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I have a single-zone hot water radiator system and I was looking to balance out differences in room temperatures without going so far as to install another zone at the boiler. While there are thermostatic radiator valves I could install to give a bit of control over individual radiators, I was looking at a more "intelligent" solution like the Honeywell Evohome, a Netatmo Valve, a Micropelt or a Tado. But none of the products seem to be available in the US, which suggests that there is a fundamental difference between US and EU hot water radiator systems, though I cannot find anything concrete.

Is there a difference between radiator systems other than connectors? Or could I theoretically import and install the devices (assuming no FCC issues)?

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Honeywell does not provide a ton of info, but from the installation manual it would appear that evoHome is assuming each room has its own feed and return pipe, and in addition has its own local valve. You're unlikely to find such a system in the USA -- and in fact I'm kind of amazed that UK homes commonly have such a layout. USA systems typically have one to 3 or 4 zones in the house, and all zone valves are near the boiler. A given zone will heat a few rooms with a single pipe loop, so you can't control on a by-room basis.

My impression is that this system is much more useful in a multi-office business space, as it allows centralized control of the existing valves in each office space.

  • As far as I can tell, the Evohome radiator valves install directly onto the radiator and can work in a single-zone system like a home. Alternatively, the Tado and the Netatmo appear to work the same way by replacing the knob or TRV on an individual radiator (I would have included the links in the initial post but was restricted). – mjbraun Dec 6 '16 at 19:19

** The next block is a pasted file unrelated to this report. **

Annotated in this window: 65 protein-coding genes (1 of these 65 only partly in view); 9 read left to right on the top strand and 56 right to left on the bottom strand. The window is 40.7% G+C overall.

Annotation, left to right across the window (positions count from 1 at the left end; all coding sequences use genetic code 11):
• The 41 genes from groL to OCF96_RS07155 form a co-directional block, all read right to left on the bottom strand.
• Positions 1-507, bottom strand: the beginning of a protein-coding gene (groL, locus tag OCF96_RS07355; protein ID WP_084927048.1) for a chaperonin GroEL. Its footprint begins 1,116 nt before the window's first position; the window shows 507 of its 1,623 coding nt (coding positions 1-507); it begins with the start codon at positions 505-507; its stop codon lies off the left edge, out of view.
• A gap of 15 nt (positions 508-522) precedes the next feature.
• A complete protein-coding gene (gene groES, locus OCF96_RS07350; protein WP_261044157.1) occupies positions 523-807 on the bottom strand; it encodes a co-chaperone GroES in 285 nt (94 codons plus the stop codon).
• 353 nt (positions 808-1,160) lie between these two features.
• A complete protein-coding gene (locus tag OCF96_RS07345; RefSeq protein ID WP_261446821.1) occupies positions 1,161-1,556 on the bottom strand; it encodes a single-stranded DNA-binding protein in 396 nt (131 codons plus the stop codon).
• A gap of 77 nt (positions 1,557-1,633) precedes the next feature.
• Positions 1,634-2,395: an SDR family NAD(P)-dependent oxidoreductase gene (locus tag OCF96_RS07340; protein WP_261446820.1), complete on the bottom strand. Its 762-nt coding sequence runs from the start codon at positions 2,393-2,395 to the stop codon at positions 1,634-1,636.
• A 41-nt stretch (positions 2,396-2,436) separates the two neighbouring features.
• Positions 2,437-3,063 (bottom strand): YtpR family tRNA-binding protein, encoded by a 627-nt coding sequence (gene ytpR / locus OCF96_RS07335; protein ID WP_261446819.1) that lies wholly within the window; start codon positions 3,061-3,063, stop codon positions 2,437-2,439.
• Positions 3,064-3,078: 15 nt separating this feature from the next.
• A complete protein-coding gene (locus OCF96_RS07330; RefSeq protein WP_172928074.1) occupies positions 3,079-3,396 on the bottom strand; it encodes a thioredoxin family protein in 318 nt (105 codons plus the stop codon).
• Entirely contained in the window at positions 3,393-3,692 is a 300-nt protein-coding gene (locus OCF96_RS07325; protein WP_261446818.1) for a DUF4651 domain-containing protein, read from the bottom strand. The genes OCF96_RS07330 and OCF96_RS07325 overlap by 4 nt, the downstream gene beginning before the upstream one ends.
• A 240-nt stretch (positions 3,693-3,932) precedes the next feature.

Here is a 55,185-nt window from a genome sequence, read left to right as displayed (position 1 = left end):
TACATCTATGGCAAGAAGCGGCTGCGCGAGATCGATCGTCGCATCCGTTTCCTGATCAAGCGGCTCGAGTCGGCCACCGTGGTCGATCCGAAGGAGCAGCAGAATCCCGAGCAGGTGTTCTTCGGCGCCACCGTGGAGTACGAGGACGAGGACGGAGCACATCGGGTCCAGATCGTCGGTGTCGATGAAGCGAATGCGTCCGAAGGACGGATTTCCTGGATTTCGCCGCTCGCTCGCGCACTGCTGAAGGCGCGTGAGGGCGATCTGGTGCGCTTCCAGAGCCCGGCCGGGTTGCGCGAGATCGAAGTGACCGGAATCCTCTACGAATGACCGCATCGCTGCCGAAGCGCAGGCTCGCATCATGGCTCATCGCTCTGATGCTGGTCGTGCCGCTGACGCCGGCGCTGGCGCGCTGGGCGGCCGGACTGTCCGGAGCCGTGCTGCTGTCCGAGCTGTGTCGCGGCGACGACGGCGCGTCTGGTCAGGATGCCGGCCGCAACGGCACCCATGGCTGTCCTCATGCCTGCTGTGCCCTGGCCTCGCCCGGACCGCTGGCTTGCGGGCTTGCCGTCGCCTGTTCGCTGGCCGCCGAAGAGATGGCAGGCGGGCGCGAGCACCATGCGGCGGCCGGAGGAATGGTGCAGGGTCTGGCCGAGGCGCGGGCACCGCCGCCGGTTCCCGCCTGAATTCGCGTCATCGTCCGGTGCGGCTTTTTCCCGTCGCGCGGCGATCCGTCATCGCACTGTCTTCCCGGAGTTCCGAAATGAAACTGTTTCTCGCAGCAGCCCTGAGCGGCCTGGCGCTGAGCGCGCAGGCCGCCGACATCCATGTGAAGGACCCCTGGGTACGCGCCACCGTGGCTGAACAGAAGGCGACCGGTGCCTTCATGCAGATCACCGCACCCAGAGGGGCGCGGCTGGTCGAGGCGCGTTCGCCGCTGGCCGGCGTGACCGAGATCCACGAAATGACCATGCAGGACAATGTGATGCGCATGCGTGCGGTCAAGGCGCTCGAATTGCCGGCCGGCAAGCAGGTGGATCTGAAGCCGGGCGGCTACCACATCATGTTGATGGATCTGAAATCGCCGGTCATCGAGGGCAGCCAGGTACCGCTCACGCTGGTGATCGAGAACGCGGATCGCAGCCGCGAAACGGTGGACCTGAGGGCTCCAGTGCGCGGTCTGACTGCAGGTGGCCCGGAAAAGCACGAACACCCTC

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    @mjbraun Depends on the UK definition of "zone" . There's no way a device attached to a radiator which runs in series with other radiators can control just that radiator. I bet the UK "zone" means there's one valve at the boiler which feeds all the radiator loops. Since each radiator has its own manual valve, and these loops are in parallel, here in the US we might well call them separate zones. – Carl Witthoft Dec 6 '16 at 19:43
  • @CarlWitthoft - You're correct that in the UK the typical setup is for all radiators connected in parallel, allowing each one to be controlled by a separate TRV. There isn't typically any "zoning". From a quick read of the Evohome page, it appears that replacing the TRVs with evohome radiator controllers and replacing the main thermostat with a main evohome controller effectively adds zoning without having to adjust any pipework. – AndyT Feb 15 '17 at 10:08
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Controlling the temperature of each radiator in a heating system is possible if the piping for the supply and return is piped as a direct return, reverse return, or monoflow system. I am not familiar with the type of control valves or system you mentioned above. The type of valve used will not matter as long as the heating system is piped as I have stated above. If you have cast iron radiators installed in your home then one of the piping systems I mentioned have been used. You mentioned thermostatic control valves, these would control the temp of each radiator that they are installed on. If you need more help I would call a large local HVAC contractor for help.

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